With all the buzz surrounding the Industrial Internet of Things, many businesses have started to weigh the pros and cons of adoption. It’s not an easy decision either - while IIoT systems clearly have value and utility, decision makers have to weigh that against the cost of implementation and ongoing maintenance. It’s a balancing act, and it all comes down to the same question in the end: is the system going to be profitable?
Some businesses ignore this question altogether, and take the “If it ain’t broke, don’t fix it” approach. Many businesses are already profitable, and don’t want to make any changes that could potentially carry a degree of risk. Risk-averse businesses are naturally cautious about new technology, and typically avoid adoption unless the value is undeniable.
Even more businesses look at it from a time perspective - how long will it take for the system to pay for itself? Even if a system is profitable in the long run, it might not be economical to implement in the short term.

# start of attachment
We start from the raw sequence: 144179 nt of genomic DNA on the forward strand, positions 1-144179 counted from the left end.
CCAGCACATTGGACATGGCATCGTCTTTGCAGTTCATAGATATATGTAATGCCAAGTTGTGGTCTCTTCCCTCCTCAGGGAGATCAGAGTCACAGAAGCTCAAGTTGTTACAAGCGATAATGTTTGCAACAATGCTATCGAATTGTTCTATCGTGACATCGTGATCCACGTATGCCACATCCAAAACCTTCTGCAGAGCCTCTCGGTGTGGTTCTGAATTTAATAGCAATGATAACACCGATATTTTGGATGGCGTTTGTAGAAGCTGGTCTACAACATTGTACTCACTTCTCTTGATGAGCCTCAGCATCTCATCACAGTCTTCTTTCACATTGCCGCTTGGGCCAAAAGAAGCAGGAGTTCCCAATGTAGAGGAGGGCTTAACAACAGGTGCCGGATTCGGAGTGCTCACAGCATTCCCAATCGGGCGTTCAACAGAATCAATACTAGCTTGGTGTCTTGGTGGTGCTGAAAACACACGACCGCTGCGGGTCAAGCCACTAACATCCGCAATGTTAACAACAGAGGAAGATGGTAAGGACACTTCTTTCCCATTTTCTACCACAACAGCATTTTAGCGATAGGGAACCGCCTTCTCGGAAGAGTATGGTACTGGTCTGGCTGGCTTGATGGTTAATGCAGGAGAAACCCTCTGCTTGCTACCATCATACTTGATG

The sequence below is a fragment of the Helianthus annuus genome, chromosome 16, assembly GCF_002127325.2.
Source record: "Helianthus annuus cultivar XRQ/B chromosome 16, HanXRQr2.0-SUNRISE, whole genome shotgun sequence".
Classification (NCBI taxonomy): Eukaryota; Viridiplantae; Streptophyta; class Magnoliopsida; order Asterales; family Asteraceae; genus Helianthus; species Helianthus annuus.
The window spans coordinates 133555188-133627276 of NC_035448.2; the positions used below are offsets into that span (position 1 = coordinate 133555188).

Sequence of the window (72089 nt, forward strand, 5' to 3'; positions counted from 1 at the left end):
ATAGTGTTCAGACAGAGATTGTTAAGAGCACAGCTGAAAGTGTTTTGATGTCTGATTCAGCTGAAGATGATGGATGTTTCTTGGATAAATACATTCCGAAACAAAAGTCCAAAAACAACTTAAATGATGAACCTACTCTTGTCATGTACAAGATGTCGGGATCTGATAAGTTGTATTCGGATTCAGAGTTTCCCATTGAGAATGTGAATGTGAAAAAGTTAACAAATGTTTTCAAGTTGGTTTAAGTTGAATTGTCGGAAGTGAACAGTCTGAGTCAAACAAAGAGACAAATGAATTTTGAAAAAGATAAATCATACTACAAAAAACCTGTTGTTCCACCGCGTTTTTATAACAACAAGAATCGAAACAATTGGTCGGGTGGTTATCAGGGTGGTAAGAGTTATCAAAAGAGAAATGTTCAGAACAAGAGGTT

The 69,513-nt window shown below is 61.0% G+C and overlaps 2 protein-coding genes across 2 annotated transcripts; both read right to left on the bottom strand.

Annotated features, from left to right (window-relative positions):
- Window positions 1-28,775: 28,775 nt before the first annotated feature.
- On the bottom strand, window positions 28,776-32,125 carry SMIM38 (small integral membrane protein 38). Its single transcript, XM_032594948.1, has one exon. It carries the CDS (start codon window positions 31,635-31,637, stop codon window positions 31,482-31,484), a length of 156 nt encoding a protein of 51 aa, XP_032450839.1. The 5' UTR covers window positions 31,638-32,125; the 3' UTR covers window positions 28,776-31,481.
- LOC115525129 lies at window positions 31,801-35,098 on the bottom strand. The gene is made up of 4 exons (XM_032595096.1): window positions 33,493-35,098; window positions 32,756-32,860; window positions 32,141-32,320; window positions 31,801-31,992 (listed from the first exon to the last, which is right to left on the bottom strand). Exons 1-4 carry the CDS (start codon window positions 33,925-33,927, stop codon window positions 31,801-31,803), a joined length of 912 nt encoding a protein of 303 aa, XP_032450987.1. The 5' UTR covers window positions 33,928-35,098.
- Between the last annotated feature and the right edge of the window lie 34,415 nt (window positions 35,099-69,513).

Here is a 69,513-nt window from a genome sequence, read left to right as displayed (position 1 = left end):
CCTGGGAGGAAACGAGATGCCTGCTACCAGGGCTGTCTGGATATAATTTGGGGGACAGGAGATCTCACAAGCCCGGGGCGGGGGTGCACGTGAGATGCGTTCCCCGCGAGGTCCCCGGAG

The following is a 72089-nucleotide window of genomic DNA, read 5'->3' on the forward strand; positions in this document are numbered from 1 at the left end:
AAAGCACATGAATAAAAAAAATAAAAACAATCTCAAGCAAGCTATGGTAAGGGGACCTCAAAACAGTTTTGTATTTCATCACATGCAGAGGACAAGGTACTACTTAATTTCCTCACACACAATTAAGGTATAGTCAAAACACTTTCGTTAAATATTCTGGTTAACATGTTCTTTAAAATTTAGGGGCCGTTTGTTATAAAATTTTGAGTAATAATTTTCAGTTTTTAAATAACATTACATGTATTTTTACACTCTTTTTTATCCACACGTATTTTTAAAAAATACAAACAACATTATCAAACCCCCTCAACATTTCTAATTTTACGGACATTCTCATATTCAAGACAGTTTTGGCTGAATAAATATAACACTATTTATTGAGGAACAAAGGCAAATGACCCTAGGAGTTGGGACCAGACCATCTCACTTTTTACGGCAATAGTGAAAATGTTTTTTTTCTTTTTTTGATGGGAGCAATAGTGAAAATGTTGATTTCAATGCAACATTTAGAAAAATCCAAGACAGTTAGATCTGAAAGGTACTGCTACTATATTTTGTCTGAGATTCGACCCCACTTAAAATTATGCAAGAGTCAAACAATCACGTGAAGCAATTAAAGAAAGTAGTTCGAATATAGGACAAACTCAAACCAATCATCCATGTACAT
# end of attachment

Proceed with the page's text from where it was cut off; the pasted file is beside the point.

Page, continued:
That all brings us to the big question: “Is implementing an IIoT system really worth it to my business?”
The answer is a solid “Maybe”.
It might surprise you to hear that coming from an IIoT blog. You might have been expecting a huge, dramatic speech about how IIoT and Industry 4.0 is absolutely the future and 110% worth it in every case, followed by a sales pitch about how every business desperately needs a system to track the number of nose hairs on every employee at all times.
The reality, however, isn’t so cut and dry. The common concerns that businesses have regarding IIoT adoption are absolutely valid points. There’s a lot of different kinds of IIoT technology out there, and there’s no single, perfect solution that will fit the needs of every business.